No Apologies

Sorry seems to be the hardest word. But it shouldn’t be so. It can be a word that comes swiftly when we’ve hurt another person, been misunderstood, insensitive or just earnest without filters. It’s a word that needs to come easily if we are to build deep seated friendships, relationships and communities.

But there are times to recognise when an apology is not necessary, not warranted and even, not appropriate.

We do not need apologise for who we are, where we come from, how we feel. Not our brokenness, our strengths, our preferences or aversions.

Many of us have a friend who apologises whenever a situation gets difficult or once they sense tension. As if they can usher away the conflict in a room. Even at their own expense.

But our personal integrity and building of self requires that at times, we hold our ground. No need for fanfare or beating our breast. But with a quiet strength and assurance that this is who I am and this is more than enough.

No apologies.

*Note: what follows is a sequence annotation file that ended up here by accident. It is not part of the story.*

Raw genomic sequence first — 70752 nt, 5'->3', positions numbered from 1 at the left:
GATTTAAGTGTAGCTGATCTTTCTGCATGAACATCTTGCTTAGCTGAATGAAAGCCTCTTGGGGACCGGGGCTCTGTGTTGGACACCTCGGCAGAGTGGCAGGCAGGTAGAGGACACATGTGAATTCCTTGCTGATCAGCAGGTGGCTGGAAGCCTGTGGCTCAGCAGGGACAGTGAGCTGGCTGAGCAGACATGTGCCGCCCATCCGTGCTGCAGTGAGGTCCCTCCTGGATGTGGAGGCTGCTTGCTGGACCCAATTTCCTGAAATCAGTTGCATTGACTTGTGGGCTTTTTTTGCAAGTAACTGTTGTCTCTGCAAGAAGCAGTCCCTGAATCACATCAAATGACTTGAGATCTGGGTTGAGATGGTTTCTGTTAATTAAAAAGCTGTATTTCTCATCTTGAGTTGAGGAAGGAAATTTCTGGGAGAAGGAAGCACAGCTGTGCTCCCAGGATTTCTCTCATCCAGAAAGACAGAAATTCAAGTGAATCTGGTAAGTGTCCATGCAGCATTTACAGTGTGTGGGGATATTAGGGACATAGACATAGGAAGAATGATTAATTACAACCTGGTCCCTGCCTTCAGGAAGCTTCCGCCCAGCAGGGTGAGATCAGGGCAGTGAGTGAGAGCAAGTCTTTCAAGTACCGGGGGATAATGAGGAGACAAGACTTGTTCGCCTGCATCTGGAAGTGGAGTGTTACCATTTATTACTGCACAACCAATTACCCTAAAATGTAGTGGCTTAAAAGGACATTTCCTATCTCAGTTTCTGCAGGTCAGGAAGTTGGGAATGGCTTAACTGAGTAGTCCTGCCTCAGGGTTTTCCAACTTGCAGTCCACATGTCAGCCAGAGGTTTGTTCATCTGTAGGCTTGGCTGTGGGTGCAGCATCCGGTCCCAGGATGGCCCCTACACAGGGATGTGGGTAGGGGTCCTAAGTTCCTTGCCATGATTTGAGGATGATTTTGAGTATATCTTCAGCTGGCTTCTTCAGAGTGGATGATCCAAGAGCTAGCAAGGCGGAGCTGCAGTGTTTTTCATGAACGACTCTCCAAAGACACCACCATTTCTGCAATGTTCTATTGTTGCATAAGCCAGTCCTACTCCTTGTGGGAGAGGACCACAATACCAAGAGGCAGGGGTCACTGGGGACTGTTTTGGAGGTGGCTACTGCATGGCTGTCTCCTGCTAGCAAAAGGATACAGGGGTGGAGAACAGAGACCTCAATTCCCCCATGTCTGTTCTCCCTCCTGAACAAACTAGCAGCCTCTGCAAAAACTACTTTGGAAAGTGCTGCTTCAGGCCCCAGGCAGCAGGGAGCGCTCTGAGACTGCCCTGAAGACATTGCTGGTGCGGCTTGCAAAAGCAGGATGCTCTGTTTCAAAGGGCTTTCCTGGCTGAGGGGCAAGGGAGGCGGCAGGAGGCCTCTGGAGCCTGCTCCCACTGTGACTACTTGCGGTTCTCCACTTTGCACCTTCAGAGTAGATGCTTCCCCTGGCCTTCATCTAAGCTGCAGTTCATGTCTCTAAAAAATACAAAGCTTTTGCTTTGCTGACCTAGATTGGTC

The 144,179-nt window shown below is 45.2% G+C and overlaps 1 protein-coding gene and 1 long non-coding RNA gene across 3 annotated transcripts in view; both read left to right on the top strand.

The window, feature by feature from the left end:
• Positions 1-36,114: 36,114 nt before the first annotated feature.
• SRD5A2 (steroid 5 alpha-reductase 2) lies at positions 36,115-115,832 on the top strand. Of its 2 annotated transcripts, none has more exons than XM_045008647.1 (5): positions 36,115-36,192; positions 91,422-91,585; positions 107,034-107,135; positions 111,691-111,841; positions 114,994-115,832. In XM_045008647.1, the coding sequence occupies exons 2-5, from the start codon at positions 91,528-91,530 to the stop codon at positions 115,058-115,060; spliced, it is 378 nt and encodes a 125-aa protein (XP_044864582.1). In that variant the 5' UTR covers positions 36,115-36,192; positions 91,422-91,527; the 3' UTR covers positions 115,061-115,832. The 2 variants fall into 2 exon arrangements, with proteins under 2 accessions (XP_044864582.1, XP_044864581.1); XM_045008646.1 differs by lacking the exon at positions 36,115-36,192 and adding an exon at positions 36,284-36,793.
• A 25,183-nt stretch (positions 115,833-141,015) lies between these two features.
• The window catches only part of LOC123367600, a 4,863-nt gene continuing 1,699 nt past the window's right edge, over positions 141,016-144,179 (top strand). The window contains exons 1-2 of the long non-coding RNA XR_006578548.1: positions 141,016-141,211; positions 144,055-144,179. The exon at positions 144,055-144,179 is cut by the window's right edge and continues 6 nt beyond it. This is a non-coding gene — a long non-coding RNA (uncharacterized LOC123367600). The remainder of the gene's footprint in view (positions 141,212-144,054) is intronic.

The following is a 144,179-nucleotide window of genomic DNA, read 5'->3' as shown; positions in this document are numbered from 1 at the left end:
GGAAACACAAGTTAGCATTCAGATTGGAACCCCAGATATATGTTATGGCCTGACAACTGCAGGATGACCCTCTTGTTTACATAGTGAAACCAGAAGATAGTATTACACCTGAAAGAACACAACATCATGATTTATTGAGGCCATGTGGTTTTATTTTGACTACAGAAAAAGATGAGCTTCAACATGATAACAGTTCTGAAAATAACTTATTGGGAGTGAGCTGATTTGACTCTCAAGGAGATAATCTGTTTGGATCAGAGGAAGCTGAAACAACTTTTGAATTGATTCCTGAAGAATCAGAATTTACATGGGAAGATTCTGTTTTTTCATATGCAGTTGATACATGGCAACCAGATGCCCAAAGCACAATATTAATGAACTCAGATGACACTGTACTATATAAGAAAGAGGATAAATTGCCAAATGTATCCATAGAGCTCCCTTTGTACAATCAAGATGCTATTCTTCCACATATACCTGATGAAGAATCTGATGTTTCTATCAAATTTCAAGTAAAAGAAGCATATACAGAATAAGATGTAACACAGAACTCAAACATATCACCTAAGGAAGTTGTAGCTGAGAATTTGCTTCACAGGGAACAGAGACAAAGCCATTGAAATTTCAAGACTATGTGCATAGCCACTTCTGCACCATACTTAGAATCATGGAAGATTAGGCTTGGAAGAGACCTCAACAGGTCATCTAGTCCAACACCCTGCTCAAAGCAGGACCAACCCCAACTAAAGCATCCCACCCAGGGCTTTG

About Kelley

Kelley is a speaker, author, overseas aid worker and perpetual student. She is passionate about women and gender issues, both in the local and international context, which underpins her enthusiasm for kinwomen and its contribution to women ‘living their finest life’. In 2014 Kelley completed a Masters in International and Community Development before establishing The Foxglove Project. Foxglove is a registered charity focused on supporting international development projects that are sustainable and driven by indigenous leadership. Kelley’s paid work requires her to travel extensively to evaluate and support projects supported by Australian funds. This experience and networking enables Foxglove to partner with outstanding overseas agencies delivering real opportunities for the poor and vulnerable to lead independent self-determined lives. Kelley combines these passions with a love of family and faith. Across more than 30 years of marriage, Kelley and her husband have worked through many of the challenges of building a relationship while raising three sons. Their boys have now finished high school changing the dynamics of family life and relationships. One of her great joys is sharing parenting lessons and learning from good and bad (sometimes disastrous) experiences. She uses humour and common sense to talk about the everyday challenges facing parents in today’s context.